Despite this early ruling, the current interpretations of 1511 seem clear: if a the Shelter in Place Order restricts a business from operating or performing their contractual duties, then the performing party will be excused from performance so long as they can trace their inability to perform to Order itself. It gets more complicated when we have businesses that may have been open, but are unable to perform due to COVID-19. Some will argue that COVID-19 was reasonably foreseeable and, therefore, not a sufficient excuse for performance. Others may have difficulty tracing the inability perform to COVID-19 directly, after all, not all businesses were impacted the same.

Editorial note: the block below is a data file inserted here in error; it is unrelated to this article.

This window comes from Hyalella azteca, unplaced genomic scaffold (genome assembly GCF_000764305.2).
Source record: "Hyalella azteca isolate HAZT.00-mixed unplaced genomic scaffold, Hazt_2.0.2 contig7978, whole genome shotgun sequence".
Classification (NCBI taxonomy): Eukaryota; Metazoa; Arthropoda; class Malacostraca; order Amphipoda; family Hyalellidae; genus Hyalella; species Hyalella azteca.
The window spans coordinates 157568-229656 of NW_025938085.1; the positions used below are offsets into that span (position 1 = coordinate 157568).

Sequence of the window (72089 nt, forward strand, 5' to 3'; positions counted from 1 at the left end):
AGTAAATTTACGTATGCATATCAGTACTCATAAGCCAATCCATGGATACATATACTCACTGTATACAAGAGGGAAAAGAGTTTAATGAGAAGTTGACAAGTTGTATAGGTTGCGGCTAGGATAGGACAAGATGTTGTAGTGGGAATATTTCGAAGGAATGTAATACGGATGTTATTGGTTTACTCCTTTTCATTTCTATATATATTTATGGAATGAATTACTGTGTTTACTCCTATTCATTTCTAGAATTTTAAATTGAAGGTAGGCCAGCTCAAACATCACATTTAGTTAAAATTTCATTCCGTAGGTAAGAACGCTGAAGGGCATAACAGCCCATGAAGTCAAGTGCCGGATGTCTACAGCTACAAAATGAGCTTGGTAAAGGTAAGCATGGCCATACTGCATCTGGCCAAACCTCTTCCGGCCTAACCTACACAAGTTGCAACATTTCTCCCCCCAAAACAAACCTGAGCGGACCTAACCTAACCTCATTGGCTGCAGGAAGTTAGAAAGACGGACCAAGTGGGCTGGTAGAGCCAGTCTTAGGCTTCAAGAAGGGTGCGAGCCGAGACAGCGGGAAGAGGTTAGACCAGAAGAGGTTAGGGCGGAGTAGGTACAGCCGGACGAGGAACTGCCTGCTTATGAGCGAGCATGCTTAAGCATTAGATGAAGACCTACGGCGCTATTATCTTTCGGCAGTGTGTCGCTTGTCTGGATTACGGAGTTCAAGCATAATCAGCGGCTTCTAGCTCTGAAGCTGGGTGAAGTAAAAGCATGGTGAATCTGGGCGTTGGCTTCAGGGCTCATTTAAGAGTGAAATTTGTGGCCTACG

From a practical perspective, the availability of force majeure as an excuse to non-performance will be leveraged to facilitate negotiations in what otherwise would have been very straight forward breach of contract matters. Neither party will be in a position to resolve cases without a trial and juries will be left to decide the applicability of these provision. As a result, it is likely that many enforcement actions that would have been brought, particularly with respect to personal guarantees, will never see a court room.